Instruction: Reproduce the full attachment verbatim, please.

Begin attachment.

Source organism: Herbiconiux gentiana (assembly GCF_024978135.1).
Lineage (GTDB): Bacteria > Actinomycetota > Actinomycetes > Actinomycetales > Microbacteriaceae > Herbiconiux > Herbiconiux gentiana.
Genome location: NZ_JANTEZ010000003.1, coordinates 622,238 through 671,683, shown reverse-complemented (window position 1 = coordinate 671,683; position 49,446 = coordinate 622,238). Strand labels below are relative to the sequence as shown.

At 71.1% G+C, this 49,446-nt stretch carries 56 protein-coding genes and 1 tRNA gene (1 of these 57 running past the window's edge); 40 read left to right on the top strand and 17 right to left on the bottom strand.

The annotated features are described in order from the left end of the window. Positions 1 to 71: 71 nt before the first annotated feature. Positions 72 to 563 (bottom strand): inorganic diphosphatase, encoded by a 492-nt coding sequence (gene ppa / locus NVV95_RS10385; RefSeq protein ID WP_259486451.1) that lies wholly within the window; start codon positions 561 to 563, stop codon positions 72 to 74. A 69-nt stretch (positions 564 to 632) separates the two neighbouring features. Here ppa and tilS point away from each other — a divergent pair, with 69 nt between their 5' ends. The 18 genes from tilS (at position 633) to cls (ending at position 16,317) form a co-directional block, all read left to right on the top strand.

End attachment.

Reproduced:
Source organism: Herbiconiux gentiana (assembly GCF_024978135.1).
Lineage (GTDB): Bacteria > Actinomycetota > Actinomycetes > Actinomycetales > Microbacteriaceae > Herbiconiux > Herbiconiux gentiana.
Genome location: NZ_JANTEZ010000003.1, coordinates 622,238 through 671,683, shown reverse-complemented (window position 1 = coordinate 671,683; position 49,446 = coordinate 622,238). Strand labels below are relative to the sequence as shown.

At 71.1% G+C, this 49,446-nt stretch carries 56 protein-coding genes and 1 tRNA gene (1 of these 57 running past the window's edge); 40 read left to right on the top strand and 17 right to left on the bottom strand.

The annotated features are described in order from the left end of the window. Positions 1 to 71: 71 nt before the first annotated feature. Positions 72 to 563 (bottom strand): inorganic diphosphatase, encoded by a 492-nt coding sequence (gene ppa / locus NVV95_RS10385; RefSeq protein ID WP_259486451.1) that lies wholly within the window; start codon positions 561 to 563, stop codon positions 72 to 74. A 69-nt stretch (positions 564 to 632) separates the two neighbouring features. Here ppa and tilS point away from each other — a divergent pair, with 69 nt between their 5' ends. The 18 genes from tilS (at position 633) to cls (ending at position 16,317) form a co-directional block, all read left to right on the top strand.